Museveni Declares war on environmental degredation
President Museveni has declared war on environmental degradation and wants natural forests protected to preserve water catchment areas and ensure reliable rainfall essential for our nature-dependent agriculture.
He abandoned his convoy and walked instead to inspect a wetland and did sit under the trees in the cool breeze of Mabira rainforest, to symbolise his new commitment.
We welcome the President’s change of heart almost a decade after foresighted Ugandans rejected his attempt to dole out a substantial part of Mabira forest for sugarcane growing. Ten years is a long time and many things have changed. Shifting, indeed grossly unpredictable, weather patterns mean farmers are no longer certain about suitable plantation seasons or expected farm yields despite their best efforts.
As such, 7.2 million Ugandans are currently food stressed and facing starvation. The number of famished citizens is predicted to increase. The President’s amplified messaging on environmental protection, climate change and food security followed his launch, jointly with the United Nations Development Programme (UNDP) Country Representative Rosa Malango, of relief food distribution in the eastern Kaliro District.
It is telling that the food aid was launched in Busoga region which has the country’s largest sugarcane plantation.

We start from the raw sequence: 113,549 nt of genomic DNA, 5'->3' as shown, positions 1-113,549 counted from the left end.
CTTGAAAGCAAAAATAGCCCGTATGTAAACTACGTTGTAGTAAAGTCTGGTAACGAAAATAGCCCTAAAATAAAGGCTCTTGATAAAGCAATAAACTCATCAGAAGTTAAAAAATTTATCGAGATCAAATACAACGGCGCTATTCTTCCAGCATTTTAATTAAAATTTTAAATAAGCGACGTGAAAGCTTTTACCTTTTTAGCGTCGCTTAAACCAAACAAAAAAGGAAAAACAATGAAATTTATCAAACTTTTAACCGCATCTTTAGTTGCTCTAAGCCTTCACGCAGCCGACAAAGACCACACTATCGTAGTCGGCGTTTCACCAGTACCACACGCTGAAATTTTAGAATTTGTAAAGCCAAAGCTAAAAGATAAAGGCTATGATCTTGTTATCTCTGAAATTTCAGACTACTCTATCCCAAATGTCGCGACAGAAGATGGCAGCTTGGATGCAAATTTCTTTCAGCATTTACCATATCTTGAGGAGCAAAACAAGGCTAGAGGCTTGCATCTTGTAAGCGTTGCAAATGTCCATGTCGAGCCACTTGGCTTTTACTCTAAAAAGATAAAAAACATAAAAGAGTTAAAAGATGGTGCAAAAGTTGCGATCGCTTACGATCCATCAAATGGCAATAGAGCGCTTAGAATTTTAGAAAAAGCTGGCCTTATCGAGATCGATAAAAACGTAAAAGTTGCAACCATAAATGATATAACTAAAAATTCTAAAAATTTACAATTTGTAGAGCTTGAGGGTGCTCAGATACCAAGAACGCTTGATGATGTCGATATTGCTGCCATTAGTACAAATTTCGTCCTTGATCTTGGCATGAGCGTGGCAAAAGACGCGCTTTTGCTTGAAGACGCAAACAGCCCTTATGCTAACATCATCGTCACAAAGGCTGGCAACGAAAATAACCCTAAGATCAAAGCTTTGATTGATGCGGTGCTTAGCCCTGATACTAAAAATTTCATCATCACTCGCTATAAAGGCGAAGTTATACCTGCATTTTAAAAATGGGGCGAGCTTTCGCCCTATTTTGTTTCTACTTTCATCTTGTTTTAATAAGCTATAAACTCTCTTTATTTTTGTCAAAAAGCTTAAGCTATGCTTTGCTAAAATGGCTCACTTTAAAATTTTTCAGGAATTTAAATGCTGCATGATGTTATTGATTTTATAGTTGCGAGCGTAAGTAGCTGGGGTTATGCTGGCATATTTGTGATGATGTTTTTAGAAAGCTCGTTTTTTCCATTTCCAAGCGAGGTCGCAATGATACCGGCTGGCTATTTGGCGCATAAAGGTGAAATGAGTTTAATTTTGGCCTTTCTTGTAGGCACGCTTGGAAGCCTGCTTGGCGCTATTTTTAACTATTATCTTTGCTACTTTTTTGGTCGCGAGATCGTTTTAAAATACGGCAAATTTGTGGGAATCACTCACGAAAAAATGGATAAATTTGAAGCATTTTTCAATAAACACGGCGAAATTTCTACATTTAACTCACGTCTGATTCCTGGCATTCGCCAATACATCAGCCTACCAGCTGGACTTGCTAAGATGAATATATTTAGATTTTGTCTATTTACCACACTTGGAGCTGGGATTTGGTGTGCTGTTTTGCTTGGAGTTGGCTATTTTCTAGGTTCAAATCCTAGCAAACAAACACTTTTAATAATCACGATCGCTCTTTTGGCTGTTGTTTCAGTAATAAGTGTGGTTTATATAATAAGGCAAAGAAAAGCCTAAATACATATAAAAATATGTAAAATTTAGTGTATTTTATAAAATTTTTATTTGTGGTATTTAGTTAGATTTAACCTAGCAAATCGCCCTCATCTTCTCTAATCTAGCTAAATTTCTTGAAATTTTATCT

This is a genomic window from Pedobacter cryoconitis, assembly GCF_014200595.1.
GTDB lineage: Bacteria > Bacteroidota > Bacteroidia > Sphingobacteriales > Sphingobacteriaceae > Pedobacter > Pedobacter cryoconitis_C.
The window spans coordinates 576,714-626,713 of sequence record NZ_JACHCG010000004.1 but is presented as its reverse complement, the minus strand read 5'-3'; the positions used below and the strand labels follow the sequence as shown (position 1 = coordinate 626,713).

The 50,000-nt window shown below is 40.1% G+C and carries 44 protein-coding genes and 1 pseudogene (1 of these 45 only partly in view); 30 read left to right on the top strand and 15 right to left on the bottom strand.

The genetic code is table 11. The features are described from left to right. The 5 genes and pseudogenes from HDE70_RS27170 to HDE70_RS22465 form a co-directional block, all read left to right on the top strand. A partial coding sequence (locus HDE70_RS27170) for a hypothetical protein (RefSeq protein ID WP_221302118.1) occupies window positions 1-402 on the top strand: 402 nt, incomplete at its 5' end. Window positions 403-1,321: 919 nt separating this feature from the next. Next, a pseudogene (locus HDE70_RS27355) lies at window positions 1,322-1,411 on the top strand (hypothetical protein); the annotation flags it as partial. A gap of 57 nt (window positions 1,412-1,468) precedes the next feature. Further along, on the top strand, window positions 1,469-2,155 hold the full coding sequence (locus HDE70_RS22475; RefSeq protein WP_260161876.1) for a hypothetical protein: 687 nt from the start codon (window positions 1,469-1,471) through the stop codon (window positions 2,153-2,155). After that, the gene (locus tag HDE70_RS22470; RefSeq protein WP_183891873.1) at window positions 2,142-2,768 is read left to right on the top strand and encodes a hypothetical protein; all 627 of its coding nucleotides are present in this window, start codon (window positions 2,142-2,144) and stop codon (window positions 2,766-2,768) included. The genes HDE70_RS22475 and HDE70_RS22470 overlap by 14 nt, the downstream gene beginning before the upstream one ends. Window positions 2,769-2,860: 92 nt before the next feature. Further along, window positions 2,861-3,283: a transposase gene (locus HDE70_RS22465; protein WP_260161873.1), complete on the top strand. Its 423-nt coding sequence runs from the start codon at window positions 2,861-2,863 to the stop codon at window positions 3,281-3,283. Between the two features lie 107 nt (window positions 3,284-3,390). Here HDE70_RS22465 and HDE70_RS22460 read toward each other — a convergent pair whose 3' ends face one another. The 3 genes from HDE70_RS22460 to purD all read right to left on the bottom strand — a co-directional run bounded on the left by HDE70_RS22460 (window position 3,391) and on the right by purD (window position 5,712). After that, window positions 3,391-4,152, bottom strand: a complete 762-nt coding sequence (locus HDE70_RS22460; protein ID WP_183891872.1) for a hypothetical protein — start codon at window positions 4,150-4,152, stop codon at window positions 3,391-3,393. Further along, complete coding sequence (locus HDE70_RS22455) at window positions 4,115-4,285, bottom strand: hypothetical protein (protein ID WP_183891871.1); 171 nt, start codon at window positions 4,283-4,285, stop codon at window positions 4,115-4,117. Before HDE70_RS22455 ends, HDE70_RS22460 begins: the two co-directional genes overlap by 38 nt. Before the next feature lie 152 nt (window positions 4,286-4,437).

And Presidency minister Esther Nambayo framed the irony more aptly: “The problem in Busoga region is that there are 10 districts all engaged in sugarcane growing as a source of income all year round to feed eight sugar processing factories. No more food crops are being grown. Busoga is no longer a national food basket.”
Local leaders should guide small land owners against contracting out as sugarcane out-growers, unless they have an alternative profitable enterprise, and the President should stop marketing sugarcane growing as a panacea to rural poverty.
That millions of our citizens in a country, which is 15 per cent covered by water, cannot feed themselves due to crop failure in the absence of irrigation — and, therefore, have to rely on food handouts — is an irony of disastrous proportion, colossal leadership failure and national shame.
It is clear the government’s gamble, first with the National Agricultural Advisory Services and now the army-administered Operation Wealth Creation, are a non-starter.
Let us resort to commonsense solutions: Distribute to farmers and step up regulated use of fertilisers to increase farm yields, deploy extension workers at sub-counties to work directly with individual farmers or cattle keepers and implement countrywide, not selective irrigation system.
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